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The morphological and chemical characteristics of Physcia aipolia and P. alnophila are compared, and a distribution map for northern North America is presented. The two taxa are shown to be both morphologically and chemically distinct, although spore size and lobe width overlap too broadly to be definitive in the absence of correlating characters such as presence of apothecia almost to the lobe tips and absence of fatty acids and triterpenes other than zeorin in P. alnophila. In North America, P. alnophila has a widespread distribution in boreal to subarctic Canada. Physcia aipolia appears to be a more temperate species extending northward in the prairies and almost absent in the Pacific Northwest.
Oil bodies, found in cells of most leafy liverworts, provide valuable taxonomic characters which are often critical for determining species. Despite the regular presentation of oil body data in species descriptions, no standard protocol for recording oil body number has been developed until this time. A standardized protocol has been developed using a transect of cells defined by an ocular micrometer.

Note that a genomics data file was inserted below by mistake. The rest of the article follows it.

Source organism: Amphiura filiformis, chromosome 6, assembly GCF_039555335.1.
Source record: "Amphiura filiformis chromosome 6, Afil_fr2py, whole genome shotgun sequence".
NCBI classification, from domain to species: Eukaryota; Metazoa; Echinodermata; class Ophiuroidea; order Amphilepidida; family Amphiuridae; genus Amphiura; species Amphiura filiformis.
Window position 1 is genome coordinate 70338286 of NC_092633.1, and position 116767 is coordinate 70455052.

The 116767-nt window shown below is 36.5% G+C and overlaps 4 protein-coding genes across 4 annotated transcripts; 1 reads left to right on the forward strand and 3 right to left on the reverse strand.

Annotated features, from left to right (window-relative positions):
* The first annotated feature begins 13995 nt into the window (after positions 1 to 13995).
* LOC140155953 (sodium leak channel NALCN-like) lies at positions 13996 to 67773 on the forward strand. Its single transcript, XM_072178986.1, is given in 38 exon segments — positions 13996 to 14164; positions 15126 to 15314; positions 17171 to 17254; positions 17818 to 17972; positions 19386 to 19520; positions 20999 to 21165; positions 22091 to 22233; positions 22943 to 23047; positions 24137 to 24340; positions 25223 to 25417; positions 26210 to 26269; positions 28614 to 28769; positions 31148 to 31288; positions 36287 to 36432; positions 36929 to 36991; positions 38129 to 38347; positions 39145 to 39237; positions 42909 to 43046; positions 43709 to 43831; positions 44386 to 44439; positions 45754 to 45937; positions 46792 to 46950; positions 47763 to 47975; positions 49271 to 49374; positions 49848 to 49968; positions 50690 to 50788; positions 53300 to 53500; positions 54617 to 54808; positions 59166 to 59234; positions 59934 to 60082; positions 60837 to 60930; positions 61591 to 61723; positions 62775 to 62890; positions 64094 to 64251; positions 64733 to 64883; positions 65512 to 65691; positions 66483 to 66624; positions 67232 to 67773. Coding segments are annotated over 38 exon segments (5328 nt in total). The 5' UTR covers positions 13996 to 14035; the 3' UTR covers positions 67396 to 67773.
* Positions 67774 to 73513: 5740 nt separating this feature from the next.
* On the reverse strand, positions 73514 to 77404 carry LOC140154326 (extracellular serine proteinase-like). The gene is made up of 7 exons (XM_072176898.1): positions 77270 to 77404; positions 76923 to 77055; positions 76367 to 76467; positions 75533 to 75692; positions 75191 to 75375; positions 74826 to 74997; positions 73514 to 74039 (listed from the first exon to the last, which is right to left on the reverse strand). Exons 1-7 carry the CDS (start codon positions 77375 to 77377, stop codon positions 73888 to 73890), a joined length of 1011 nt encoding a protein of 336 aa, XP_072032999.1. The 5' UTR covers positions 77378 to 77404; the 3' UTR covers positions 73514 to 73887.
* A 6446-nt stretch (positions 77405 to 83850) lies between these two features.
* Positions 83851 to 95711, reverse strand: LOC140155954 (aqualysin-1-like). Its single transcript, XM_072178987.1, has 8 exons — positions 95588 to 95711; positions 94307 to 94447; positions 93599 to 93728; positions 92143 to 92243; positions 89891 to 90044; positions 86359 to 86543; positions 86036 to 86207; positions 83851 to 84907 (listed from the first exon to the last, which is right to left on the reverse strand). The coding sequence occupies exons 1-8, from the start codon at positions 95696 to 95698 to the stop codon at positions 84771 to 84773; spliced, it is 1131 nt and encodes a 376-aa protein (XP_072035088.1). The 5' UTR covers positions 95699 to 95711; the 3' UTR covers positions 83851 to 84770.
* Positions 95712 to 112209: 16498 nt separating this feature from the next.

A bryophyte inventory is reported for the Gila Cliff Dwellings National Monument (216 hectares) in southwest New Mexico. We made 250 bryophyte collections from this rugged terrain, among which we identified 51 species of mosses belonging to 14 families. We also found four liverwort species in three families. No hornworts were seen.
The thallose liverwort Riccia rhenana is one of three species in the taxonomically challenging “Riccia fluitans” complex that typically occur as floating aquatics. Taxonomic uncertainty has made it difficult to determine the geographical distributions and ecological affinities of these species. A further complication is that these plants are widespread and common in the aquarium trade, raising the possibility of human introductions. Recently we collected R. rhenana from a highly distinctive habitat: a cold, clear, high-flow spring in the Chattahoochee National Forest in northwest Georgia. Subsequent checking of earlier collections revealed that this species appears to be restricted to these unusual habitats within a small area in the northwestern corner of the state and in the vicinity of Pine Mountain in westcentral Georgia. We urge other collectors in the Southeast to seek additional localities for these plants and to reexamine earlier collections with these geographical and ecological correlates in mind.